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First Bulletin of the Grande Armée
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Dołączył: 21 Sie 2005
Posty: 977
Skąd: Pyra vel stary Murat
Wysłany: Pią 16 Lut, 2007   First Bulletin of the Grande Armée

First Bulletin of the Grande Armée
(Article by NAPOLEON I , Trans. P.H.)

Nördlingen, 15 Vendémiaire, An 14, 7 October 1805 [Paris, 20 Vendémiaire, 12 October]

The emperor left Paris on 2 Vendémiaire (24 September) and arrived at Strasburg on the 4th (26th).
Marshal Bernadotte, who once the army had set out from Boulogne had advanced from Hanover towards Göttingen, began marching via Frankfort for Würzburg, which he reached on 1 Vendémiaire, (23 September).
General Marmont, who had reached Mainz, crossed the Rhine by the Kassel bridge and advanced to Würzburg, where he joined up with the Bavarian army and the corps under Marshal Bernadotte.
The corps under Marshal Davout crossed the Rhine on the 4th (26th) at Mannheim and marched via Heidelberg to Neckarelz, on the Neckar.
The corps under the Marshal Soult crossed the Rhine on the same day over the bridge that was thrown over the river at Speyer, and advanced towards Heilbronn.
Marshal Ney's corps crossed the same day by the bridge that had been thrown over the river opposite Durlach, and marched to Stuttgart.
The corps under Marshal Lannes crossed the Rhine at Kehl on the 3rd (25th) and advanced to Louisburg.
Prince Murat, with the cavalry of the reserve, crossed the Rhine at Kehl on the 3rd (25th), and remained for several days in position before the entrances of the Black Forest. His patrols often met enemy patrols and had them believe that we wished to enter via these entrances.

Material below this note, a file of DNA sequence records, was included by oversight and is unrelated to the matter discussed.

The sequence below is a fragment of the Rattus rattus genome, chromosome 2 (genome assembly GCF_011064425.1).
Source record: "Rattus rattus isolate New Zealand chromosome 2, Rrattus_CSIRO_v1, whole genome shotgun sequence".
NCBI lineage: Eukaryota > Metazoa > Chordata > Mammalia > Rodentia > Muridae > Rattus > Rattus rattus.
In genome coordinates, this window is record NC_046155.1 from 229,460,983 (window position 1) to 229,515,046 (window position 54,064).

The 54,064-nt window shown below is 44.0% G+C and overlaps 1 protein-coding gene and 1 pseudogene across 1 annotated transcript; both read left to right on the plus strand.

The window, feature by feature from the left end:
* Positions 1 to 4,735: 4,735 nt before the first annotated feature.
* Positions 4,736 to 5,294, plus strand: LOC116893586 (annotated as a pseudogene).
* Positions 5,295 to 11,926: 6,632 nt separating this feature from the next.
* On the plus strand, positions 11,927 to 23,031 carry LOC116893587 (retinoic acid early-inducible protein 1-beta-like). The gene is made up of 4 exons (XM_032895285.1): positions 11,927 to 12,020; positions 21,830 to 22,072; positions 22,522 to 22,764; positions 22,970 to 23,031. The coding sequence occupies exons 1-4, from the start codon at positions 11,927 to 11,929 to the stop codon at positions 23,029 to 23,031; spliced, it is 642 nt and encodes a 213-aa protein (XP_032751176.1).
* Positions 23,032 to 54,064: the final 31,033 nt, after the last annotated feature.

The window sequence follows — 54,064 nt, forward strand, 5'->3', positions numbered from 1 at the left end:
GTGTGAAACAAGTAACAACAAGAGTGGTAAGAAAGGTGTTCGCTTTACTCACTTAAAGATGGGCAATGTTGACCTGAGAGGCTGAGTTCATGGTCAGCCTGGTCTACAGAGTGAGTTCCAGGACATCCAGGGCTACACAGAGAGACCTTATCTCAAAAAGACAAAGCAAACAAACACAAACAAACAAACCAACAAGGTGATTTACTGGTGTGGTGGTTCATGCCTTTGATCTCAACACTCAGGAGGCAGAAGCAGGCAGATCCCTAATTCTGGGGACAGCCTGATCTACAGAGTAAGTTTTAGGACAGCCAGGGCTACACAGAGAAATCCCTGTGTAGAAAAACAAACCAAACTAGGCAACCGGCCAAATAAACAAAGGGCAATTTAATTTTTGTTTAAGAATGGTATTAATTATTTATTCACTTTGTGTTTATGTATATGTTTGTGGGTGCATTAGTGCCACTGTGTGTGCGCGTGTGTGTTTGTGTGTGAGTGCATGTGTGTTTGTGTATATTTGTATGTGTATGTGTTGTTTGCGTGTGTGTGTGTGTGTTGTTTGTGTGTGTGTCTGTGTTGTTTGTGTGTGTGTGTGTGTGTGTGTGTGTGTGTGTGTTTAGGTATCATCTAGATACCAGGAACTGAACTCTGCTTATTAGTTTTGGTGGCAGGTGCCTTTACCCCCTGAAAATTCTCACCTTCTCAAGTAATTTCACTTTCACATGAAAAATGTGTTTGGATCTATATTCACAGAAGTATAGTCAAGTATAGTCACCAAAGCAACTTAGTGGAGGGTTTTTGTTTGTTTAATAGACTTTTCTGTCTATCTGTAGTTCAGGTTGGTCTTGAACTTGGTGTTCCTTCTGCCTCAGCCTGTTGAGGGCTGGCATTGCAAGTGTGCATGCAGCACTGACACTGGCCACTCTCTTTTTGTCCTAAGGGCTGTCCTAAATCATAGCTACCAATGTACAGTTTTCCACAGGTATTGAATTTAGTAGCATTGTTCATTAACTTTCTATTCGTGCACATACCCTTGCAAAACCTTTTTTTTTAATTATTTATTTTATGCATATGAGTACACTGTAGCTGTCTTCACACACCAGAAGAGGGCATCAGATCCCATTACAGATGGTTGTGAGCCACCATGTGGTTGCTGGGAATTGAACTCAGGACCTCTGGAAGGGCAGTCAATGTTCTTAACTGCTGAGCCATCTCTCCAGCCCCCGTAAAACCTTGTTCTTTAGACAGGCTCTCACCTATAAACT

The army's main artillery park the crossed the Rhine at Kehl on the 8th (30th) and came to Heilbronn.
The Emperor crossed the Rhine at Kehl on the 9th (1st October), rested at Ettlingen the same evening, received there the Elector and Princes of Baden, and went to Louisburg, home of the Elector of Württemberg, where he took his lodgings.
On the 10th (2nd), the corps led by Marshal Bernadotte and by General Marmont, including the Bavarians who were at Würzburg, met up and began their march for the Danube.
Marshal Davout's corps set out from Neckarelz and followed the Meckmühl, Ingelfingen, Creilsheim, Dinkelsbühl, Fremdingen, Oettingen, Harburg and Donauwörth road.
Marshal Soult's corps set out from Heilbronn and followed the Oeringen, Hall, Gaildorf, Abtsgmünd, Aalen and Nördlingen road.
Marshal Ney's corps set out from Stuttgart and followed the Esslingen, Goeppingen, Weissenstein, Heidenheim, Nattheim and Nördlingen road.
Marshal Lannes's corps set out from Louisburg and followed the Gross-Beutelsbach, Plüdershausen, Gmünd, Aalen and Nördlingen road.
Here is the position of the army on the 14th (6th).
Marshal Bernadotte's corps and the Bavarians were at Weissenburg.
General Marmont's corps was at Wassertrüdingen.
Marshal Davout's corps was at Oettingen, straddling the river Wernitz.
Marshal Soult's corps was at Donauwörth and in possession of the bridge of Munster, and repairing that at Donauwörth.
Marshal Ney's corps was at Koessingen.
Marshal Lannes' corps was at Neresheim.
Prince Murat, with his dragoons, stood on the banks of the Danube.
The army is in perfect health and burning with desire to get down to business.
The enemy had approached the entrances to the Black Forest, where it seems they intended to make a stand and prevent our entering.
They had fortified the river Iller. Memmingen and Ulm were also fortifying in great haste.
Our patrols sweeping the countryside assert that the enemy has countermanded its projects and would appear to be extremely disconcerted by our movements, which seem to them as remarkable as they are unexpected.
The French and enemy patrols have met frequently. In these meetings we have taken prisoner 40 men from Latour's cavalry regiment.
This grand and extensive movement has, in the course of a few days, brought us into Bavaria, making it possible for us to avoid: the Black Mountains; the line of parallel rivers which flow into the Danube valley; and the difficulties engendered by a system of operations which would always have had the entrances into the Tyrol on its flank; Finally it has placed us several marches to the rear of the enemy, which has no time to lose if its is to avoid its total destruction.

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